Japan is meant for the brave and adventurous – whether you’re looking to immerse yourself in extraordinary cultural activities or join in its sleepless nights, Tokyo offers an eye-opening, psychedelic trip.
Social media has always framed the Japanese as the coolest bunch of people with the quirkiest culture and this list of the top 10 unique activities in Tokyo will enlighten you.
The original article is available on TheSmartLocal.
1. Watch sumos wrestle at Ryogoku Kokugikan
Unlike the drama-filled WWE, a sumo-wrestling tournament at Ryogoku Kokugikan cuts to the chase. It’s all about the intense action of two meaty Japanese men clashing into each other.
We recommend visiting about 15 days before the grand tournaments in January, May and September, where sumos expend their last ounce of energy during practice. It’s the most exciting time to be watching! During these periods, other cultural activities including ceremonies, traditional costumes and a variety of shows are available for your enjoyment too.
Don’t fret if your visit doesn’t coincide with the preferred tournament periods. Simply head to any one of 45 training sumo stables, beya, located in Ryogoku district to catch their morning training session up-close. It is best to call the stables prior to your asageiko visit.
Some of the renowned stables that welcome foreign tourists are Musashigawa Beya in Uguisudami, Kasugano Beya near Ryogoku Station, and Takasago Beya near Asakusa Station.
2. Eat the best Tonkotsu Ramen at an unusual restaurant
Two things in Ichiran Tonkotsu Ramen are unusual – the menu and the seats. The popular ramen chain specialises in only one type of ramen, Tonkotsu Ramen, with years spent perfecting it – they were even crowned as the best ramen in Japan by Forbes in May 2016!
Its pork-based broth is rich and delicious yet fresh and light because of the careful preparation process. You can also customise almost every component of your classic pork-based broth ramen at Ichiran – from the flavour, soup richness and noodle texture to Ichiran’s signature red sauce level.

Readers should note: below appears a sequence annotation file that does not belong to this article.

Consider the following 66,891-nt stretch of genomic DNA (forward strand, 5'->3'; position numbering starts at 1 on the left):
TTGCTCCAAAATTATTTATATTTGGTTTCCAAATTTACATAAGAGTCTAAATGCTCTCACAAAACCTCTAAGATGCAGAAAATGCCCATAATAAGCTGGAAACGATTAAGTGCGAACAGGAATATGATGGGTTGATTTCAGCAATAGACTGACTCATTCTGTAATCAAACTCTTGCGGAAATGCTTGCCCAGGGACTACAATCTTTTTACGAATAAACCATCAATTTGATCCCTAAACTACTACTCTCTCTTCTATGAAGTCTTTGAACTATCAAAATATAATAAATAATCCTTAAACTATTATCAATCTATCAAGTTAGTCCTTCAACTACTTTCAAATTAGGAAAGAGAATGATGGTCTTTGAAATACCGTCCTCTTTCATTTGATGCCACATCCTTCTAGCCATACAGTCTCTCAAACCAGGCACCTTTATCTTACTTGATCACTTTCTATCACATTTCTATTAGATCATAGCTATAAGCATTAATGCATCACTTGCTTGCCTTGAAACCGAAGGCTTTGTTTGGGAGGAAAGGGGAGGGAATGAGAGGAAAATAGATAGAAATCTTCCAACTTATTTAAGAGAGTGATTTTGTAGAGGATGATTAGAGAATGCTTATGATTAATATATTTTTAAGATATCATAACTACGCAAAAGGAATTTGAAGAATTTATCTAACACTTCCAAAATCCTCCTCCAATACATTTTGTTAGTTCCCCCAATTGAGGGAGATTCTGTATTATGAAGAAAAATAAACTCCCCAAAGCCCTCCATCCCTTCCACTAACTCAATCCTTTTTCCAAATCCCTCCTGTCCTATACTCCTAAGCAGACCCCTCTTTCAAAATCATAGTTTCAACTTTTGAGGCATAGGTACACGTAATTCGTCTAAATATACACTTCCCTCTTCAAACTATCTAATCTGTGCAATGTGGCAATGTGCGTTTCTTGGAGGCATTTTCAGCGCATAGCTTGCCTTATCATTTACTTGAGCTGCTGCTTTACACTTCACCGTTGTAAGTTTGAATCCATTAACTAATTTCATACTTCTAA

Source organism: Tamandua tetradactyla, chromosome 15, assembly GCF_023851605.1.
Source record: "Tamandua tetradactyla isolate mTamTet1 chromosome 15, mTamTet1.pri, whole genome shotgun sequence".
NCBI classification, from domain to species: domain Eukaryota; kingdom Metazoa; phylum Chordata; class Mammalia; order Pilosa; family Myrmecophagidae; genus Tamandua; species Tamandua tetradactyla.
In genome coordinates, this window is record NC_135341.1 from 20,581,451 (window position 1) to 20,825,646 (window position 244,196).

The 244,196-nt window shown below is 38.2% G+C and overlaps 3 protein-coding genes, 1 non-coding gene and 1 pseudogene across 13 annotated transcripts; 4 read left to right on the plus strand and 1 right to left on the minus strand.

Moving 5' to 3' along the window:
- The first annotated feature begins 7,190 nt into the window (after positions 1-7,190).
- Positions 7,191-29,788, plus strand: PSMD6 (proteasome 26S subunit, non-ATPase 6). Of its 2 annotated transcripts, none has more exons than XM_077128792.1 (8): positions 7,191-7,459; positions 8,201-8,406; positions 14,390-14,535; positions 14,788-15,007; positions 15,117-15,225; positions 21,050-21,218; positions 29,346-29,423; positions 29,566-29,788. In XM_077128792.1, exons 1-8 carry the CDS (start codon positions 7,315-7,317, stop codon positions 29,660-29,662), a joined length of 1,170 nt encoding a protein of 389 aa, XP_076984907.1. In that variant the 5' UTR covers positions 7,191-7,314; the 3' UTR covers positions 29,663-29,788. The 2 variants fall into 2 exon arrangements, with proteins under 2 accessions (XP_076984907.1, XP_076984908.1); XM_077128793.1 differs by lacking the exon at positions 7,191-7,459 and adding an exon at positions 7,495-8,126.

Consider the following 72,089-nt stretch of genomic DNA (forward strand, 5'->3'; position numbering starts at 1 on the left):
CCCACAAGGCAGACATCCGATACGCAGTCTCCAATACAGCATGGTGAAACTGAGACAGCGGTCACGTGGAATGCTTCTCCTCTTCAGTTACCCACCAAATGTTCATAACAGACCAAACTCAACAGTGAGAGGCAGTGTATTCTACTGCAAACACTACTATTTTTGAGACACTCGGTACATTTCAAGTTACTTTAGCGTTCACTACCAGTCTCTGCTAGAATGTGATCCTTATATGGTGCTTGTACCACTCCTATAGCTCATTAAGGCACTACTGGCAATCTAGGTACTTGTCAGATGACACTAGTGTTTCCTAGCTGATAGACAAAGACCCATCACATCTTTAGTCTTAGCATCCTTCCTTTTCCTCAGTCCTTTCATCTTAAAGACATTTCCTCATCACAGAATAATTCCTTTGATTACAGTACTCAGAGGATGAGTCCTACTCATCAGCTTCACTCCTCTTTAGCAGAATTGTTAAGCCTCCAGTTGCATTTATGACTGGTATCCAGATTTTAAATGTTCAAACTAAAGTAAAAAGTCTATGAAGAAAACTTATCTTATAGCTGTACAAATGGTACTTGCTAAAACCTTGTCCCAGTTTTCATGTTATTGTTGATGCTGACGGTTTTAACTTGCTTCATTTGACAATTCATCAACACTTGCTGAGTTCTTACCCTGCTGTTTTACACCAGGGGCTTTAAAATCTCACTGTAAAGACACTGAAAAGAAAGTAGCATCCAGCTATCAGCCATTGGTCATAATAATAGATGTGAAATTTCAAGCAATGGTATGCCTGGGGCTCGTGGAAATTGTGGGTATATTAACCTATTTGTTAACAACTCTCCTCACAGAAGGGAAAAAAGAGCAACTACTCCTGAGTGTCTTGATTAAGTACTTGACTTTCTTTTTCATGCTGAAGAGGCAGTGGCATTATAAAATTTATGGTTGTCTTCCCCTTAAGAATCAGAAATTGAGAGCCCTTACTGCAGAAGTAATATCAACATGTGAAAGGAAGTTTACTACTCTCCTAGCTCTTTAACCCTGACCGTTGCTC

The other weird thing about the restaurant is how claustrophobic and alone you’ll be. To ensure your attention to the bowl of ramen does not stray, Ichiran’s tables only allow for single seating and panels are built to separate you from those you’re seated with. The food journey here is personal! You can open the blinds in front of you where your food is served from and observe the eatery’s inner workings.
Ichiran Tonkotsu Ramen
Price of a bowl of ramen: 790+ Yen
Address: Koyasuwan Building B1F, 13-7 Udagawacho Shibuya-ku Tokyo 150-0042
Opening Hours: 24 hours
3. Visit Tokyo’s proof that they win in modern architecture
The National Art Centre is one of the largest art centres in the country and in Asia. As one of the latest additions to Tokyo’s modern art scene, what’s worth noting is its interior architecture. Instagramers looking for photogenic spots to show off on social media would find numerous well-lit locations around the building for flawless outfit shoots. Snap, post and remember to tag #archdaily.
National Art Centre Tokyo
Address: 7 Chome-22-2 Roppongi, Minato, Tokyo 106-8558
Opening Hours: 10 am – 5.30 pm (Close on Tuesday)
4. 3am shopping trip at Don Quijote
Don Quijote is a major discount store in Japan with over 160 locations including renown-shopping districts Shibuya and Roppongi. Popularly known as Donki, most Don Quijote outlets usually operate till late hours, while some are opened 24/7! Sleep is for the weak – the strong ones are still out shopping even at 3 am.
Donki is like Daiso on steroids – the shop has everything from groceries and daily necessities to fashion and beauty products, various Japanese snacks, anime toys, and even traditional souvenirs! This is where we get our cheap SK II, Gundam, Kit Kat Green Tea and Tokyo Banana. It’s paradise at a discount!
Don Quijote (Donki)
Address: 2 Chome-25-8 Dogenzaka, Shibuya, Tokyo 150-0043
Opening Hours: Till late night
5. Dinner at Japan’s only prison-themed restaurant
As its name suggests, The Lockup offers one-of-a-kind and disturbingly cool concept of being locked up in a prison. Situated in a basement in Shibuya, the concept restaurant makes its customers go through a labyrinth of horror even before entering the restaurant.
Imagine the terror of walking down a dark tunnel, handcuffed, before being paraded through the sound of screaming tortured men! They do unexpected special shows and horrifying scenarios from time to time, too. Get ready for tons of fun and surprises!
We’d suggest making reservations to avoid hanging out with a screaming electrocuted man by the reception for too long. Or don’t, if staring at the staff in sexy cop outfits is your thing. When making reservation, take note of your dining room as there are various claustrophobic dungeon rooms available, including a traditional Japanese prison cell.